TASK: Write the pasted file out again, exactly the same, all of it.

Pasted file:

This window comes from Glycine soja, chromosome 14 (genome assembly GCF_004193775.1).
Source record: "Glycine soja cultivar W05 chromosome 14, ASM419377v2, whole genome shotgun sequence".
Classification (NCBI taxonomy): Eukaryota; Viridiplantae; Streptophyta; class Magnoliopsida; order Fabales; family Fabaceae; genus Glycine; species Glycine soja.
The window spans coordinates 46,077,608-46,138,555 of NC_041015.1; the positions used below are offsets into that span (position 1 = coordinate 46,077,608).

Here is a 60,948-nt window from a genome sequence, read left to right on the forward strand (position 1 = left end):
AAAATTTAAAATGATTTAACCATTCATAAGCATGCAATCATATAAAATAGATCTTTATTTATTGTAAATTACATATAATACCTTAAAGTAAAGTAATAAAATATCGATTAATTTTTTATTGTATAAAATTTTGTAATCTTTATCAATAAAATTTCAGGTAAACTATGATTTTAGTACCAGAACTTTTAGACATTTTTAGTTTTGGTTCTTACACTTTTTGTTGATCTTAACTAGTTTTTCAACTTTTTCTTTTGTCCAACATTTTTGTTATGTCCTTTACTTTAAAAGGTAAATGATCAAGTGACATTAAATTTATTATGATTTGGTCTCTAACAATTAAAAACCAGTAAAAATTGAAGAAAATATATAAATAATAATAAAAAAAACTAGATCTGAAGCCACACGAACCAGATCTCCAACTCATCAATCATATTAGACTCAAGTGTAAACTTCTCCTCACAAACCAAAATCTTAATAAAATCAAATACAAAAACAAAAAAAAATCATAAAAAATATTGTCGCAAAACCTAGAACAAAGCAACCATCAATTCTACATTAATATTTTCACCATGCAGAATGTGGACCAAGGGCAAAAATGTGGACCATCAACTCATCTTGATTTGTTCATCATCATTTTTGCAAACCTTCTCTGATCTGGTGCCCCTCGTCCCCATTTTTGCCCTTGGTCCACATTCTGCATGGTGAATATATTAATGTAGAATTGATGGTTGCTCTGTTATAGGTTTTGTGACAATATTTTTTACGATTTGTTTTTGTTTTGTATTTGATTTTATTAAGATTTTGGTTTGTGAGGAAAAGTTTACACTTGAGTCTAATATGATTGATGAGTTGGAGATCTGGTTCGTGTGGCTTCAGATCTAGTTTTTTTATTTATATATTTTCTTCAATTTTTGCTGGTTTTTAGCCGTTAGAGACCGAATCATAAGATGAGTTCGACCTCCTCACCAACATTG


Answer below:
This window comes from Glycine soja, chromosome 14 (genome assembly GCF_004193775.1).
Source record: "Glycine soja cultivar W05 chromosome 14, ASM419377v2, whole genome shotgun sequence".
Classification (NCBI taxonomy): Eukaryota; Viridiplantae; Streptophyta; class Magnoliopsida; order Fabales; family Fabaceae; genus Glycine; species Glycine soja.
The window spans coordinates 46,077,608-46,138,555 of NC_041015.1; the positions used below are offsets into that span (position 1 = coordinate 46,077,608).

Here is a 60,948-nt window from a genome sequence, read left to right on the forward strand (position 1 = left end):
AAAATTTAAAATGATTTAACCATTCATAAGCATGCAATCATATAAAATAGATCTTTATTTATTGTAAATTACATATAATACCTTAAAGTAAAGTAATAAAATATCGATTAATTTTTTATTGTATAAAATTTTGTAATCTTTATCAATAAAATTTCAGGTAAACTATGATTTTAGTACCAGAACTTTTAGACATTTTTAGTTTTGGTTCTTACACTTTTTGTTGATCTTAACTAGTTTTTCAACTTTTTCTTTTGTCCAACATTTTTGTTATGTCCTTTACTTTAAAAGGTAAATGATCAAGTGACATTAAATTTATTATGATTTGGTCTCTAACAATTAAAAACCAGTAAAAATTGAAGAAAATATATAAATAATAATAAAAAAAACTAGATCTGAAGCCACACGAACCAGATCTCCAACTCATCAATCATATTAGACTCAAGTGTAAACTTCTCCTCACAAACCAAAATCTTAATAAAATCAAATACAAAAACAAAAAAAAATCATAAAAAATATTGTCGCAAAACCTAGAACAAAGCAACCATCAATTCTACATTAATATTTTCACCATGCAGAATGTGGACCAAGGGCAAAAATGTGGACCATCAACTCATCTTGATTTGTTCATCATCATTTTTGCAAACCTTCTCTGATCTGGTGCCCCTCGTCCCCATTTTTGCCCTTGGTCCACATTCTGCATGGTGAATATATTAATGTAGAATTGATGGTTGCTCTGTTATAGGTTTTGTGACAATATTTTTTACGATTTGTTTTTGTTTTGTATTTGATTTTATTAAGATTTTGGTTTGTGAGGAAAAGTTTACACTTGAGTCTAATATGATTGATGAGTTGGAGATCTGGTTCGTGTGGCTTCAGATCTAGTTTTTTTATTTATATATTTTCTTCAATTTTTGCTGGTTTTTAGCCGTTAGAGACCGAATCATAAGATGAGTTCGACCTCCTCACCAACATTG